“You said it there – a release valve. We had the PRO14 final the weekend after. And back in the hotel, after the game, the Munster and Leinster lads were trying to get each other drunk, and have a bit of craic.

“But I remember sitting down and looking over at the staff table, with all the staff – doctors, physios and the coaches – and you could see it by their mood that it was a pressure valve, just released. Because everyone was under pressure that week. You could feel it.

“You try your best to focus on what you have to, but it does creep in. You can tell by people’s body language, or of they’re a little bit snappy.

“Yeah, for the whole week, that game meant an awful lot, for an awful lot of reasons. Not just the players – everyone involved was happy to see us do something special and hang the jersey up for another while and leave it in a good place.”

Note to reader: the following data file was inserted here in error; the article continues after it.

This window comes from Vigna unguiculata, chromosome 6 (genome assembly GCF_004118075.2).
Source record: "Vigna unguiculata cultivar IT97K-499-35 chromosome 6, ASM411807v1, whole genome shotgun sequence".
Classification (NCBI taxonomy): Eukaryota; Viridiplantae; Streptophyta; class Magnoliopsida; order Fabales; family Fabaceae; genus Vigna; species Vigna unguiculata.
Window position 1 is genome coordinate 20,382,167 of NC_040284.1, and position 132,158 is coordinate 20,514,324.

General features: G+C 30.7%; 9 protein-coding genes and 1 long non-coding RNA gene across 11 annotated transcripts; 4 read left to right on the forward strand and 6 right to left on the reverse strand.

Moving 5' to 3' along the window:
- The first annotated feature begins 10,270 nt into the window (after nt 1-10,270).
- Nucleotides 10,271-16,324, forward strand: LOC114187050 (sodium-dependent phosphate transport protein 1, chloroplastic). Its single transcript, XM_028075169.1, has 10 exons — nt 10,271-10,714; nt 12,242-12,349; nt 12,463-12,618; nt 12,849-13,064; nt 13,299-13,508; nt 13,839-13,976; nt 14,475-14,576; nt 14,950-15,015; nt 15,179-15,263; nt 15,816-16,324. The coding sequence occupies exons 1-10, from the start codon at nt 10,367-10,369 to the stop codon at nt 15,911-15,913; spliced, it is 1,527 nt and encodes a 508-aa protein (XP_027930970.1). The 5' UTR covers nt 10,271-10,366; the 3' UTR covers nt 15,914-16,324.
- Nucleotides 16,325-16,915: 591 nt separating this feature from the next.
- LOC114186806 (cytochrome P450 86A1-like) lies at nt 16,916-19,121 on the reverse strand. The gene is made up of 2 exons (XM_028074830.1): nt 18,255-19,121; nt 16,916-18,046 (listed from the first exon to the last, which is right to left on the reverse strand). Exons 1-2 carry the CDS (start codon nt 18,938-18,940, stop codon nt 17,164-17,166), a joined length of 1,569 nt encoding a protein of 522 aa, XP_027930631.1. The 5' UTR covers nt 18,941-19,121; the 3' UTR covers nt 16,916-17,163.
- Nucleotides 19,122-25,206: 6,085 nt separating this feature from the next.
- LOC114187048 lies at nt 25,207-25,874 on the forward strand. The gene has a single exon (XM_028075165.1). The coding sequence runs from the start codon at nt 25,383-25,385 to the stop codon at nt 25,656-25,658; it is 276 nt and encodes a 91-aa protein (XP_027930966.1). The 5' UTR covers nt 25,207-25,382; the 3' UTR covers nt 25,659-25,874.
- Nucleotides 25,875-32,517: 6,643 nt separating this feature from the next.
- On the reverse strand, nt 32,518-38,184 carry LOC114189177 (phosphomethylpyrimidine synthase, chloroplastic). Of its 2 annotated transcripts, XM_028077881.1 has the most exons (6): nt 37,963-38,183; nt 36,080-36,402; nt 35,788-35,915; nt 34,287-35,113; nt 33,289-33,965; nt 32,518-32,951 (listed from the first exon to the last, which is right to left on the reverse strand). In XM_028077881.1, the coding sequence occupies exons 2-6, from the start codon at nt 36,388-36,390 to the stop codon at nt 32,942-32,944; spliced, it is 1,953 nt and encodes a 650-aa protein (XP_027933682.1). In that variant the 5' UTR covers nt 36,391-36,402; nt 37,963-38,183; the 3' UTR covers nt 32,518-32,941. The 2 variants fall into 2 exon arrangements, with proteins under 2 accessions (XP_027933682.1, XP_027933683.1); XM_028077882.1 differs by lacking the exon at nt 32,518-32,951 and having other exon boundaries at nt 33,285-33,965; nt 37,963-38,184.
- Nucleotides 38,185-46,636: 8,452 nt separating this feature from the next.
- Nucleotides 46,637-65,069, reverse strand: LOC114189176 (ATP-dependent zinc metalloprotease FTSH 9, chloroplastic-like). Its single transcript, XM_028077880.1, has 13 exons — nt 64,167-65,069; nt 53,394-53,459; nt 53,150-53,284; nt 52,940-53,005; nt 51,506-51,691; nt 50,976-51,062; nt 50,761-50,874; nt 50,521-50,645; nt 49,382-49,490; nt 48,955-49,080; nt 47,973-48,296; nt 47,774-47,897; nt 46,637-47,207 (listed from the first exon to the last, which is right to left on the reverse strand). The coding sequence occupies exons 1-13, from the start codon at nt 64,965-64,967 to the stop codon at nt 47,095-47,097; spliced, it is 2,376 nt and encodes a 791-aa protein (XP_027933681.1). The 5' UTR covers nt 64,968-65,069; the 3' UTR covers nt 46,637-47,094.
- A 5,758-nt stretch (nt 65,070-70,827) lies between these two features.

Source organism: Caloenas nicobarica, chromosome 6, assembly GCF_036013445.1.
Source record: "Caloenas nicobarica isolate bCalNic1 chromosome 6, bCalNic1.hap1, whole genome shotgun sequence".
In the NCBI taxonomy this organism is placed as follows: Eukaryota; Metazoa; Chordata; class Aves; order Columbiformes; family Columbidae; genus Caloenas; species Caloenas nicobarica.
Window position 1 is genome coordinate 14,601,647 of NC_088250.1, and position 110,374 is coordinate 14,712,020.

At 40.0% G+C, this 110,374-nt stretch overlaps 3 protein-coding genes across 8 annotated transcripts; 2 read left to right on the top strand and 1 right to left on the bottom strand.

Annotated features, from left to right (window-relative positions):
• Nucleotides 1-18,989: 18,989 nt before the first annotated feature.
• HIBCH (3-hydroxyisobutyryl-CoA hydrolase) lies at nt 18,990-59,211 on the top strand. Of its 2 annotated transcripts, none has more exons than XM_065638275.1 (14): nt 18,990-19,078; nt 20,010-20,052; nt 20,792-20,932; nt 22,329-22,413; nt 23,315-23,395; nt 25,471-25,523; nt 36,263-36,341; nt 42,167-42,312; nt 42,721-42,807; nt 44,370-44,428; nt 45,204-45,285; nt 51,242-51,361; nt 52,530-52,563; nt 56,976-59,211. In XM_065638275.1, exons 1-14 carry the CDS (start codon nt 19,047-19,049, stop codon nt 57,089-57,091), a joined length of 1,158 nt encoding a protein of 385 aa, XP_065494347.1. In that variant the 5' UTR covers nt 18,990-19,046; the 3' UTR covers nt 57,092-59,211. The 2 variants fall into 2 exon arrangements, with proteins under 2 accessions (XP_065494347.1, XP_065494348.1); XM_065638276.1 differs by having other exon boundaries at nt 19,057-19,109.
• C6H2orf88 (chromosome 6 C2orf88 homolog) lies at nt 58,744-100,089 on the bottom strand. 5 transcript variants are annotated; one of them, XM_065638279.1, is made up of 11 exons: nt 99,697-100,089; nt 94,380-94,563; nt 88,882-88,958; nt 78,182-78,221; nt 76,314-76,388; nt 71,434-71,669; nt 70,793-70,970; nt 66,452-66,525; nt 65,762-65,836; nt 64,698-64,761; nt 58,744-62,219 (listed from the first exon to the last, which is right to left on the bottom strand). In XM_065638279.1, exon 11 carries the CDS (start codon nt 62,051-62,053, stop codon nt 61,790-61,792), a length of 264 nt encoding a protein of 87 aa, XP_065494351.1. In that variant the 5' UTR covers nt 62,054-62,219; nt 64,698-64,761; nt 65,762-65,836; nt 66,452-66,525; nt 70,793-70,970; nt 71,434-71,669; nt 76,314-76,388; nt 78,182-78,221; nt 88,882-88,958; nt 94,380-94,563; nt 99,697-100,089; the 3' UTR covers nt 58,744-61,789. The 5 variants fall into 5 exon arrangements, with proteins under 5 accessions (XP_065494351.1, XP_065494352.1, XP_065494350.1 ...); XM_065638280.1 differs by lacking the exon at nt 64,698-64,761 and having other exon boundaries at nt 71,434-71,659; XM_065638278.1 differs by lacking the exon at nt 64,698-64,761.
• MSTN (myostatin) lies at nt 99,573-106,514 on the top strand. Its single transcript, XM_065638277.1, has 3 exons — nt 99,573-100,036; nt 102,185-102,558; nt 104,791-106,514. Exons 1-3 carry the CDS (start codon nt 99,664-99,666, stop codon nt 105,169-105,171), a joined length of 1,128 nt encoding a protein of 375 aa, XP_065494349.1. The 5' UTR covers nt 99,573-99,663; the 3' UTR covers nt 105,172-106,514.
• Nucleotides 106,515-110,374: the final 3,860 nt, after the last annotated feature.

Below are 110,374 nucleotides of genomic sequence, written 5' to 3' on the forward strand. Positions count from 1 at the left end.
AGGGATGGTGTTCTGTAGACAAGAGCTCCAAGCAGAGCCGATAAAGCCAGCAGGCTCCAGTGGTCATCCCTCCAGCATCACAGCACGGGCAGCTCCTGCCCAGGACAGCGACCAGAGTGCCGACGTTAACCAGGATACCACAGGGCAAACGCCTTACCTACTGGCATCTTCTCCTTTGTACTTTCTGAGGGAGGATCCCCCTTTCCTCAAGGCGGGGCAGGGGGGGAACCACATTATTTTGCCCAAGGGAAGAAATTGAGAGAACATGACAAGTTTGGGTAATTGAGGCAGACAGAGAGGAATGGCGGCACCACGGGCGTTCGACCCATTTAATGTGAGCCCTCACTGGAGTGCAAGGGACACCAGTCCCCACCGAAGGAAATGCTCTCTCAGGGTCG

The victory, while it only sawIreland finish third, relieved the pressure on Andy Farrell and his coaches, and convinced many Irish fans that there is a new generation of players coming through that can compete with the best, at Test level.

For many Irish players – most notably Murray, Bundee Aki and Jack Conan – it ensured them Lions call-ups by Warren Gatland, who referenced the game soon after announcing his squad.

The next Ireland teams to take to the field, against the USA and Japan, will look considerably different. They go into those matches, though, in a much better place than where many suspected they would be, mid-way through the championship.

Ireland had nothing to play for but pride.

It was enough, but it will mean little if they don’t build on that redemptive win.